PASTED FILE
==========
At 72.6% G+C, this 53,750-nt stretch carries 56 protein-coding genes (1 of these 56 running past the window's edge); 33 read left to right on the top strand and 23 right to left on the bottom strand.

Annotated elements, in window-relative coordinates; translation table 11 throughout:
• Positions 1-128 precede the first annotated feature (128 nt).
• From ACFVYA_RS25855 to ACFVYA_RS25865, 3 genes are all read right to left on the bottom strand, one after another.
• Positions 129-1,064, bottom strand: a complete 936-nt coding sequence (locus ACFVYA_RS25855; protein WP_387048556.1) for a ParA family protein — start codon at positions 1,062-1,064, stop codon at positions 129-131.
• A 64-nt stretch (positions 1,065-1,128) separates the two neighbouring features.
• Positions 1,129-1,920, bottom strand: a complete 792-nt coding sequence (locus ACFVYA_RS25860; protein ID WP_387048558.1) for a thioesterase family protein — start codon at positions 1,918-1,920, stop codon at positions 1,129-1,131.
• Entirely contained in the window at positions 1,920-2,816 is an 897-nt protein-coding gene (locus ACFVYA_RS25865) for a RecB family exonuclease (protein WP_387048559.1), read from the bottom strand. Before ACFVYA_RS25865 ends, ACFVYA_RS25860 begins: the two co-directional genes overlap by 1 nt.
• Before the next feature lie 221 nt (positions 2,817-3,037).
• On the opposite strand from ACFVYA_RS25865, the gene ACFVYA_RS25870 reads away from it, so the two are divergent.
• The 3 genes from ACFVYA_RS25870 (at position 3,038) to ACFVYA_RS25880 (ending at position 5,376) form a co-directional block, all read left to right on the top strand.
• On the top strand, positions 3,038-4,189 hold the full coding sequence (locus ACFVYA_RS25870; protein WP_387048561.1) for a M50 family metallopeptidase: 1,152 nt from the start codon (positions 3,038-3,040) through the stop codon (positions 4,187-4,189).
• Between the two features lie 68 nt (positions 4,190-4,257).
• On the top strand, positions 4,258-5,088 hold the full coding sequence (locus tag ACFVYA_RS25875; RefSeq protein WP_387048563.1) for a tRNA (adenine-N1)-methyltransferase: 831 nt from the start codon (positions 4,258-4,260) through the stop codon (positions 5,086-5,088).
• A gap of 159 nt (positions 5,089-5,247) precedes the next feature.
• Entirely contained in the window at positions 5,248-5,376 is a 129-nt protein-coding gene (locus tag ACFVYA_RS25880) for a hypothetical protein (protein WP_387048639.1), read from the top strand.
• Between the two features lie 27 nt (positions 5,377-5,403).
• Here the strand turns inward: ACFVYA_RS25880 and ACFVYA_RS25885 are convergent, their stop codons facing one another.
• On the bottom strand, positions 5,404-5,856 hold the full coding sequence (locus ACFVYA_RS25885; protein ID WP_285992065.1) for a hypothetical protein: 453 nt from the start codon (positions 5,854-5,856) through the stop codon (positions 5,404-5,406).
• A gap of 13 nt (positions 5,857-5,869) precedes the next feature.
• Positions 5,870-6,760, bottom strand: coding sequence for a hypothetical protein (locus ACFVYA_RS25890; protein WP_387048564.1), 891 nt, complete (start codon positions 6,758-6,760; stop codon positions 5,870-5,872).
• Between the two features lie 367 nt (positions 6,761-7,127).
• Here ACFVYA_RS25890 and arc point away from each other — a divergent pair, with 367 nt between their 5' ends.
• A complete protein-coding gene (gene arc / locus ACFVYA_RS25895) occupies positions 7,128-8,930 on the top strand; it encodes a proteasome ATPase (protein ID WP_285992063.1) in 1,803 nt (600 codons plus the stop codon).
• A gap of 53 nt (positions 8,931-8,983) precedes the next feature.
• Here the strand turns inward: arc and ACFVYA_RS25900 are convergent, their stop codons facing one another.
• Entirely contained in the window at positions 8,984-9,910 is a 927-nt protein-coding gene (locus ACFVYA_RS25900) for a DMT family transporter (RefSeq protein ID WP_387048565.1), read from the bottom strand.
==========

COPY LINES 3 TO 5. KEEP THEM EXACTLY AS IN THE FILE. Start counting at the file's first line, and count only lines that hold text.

• Positions 1-128 precede the first annotated feature (128 nt).
• From ACFVYA_RS25855 to ACFVYA_RS25865, 3 genes are all read right to left on the bottom strand, one after another.
• Positions 129-1,064, bottom strand: a complete 936-nt coding sequence (locus ACFVYA_RS25855; protein WP_387048556.1) for a ParA family protein — start codon at positions 1,062-1,064, stop codon at positions 129-131.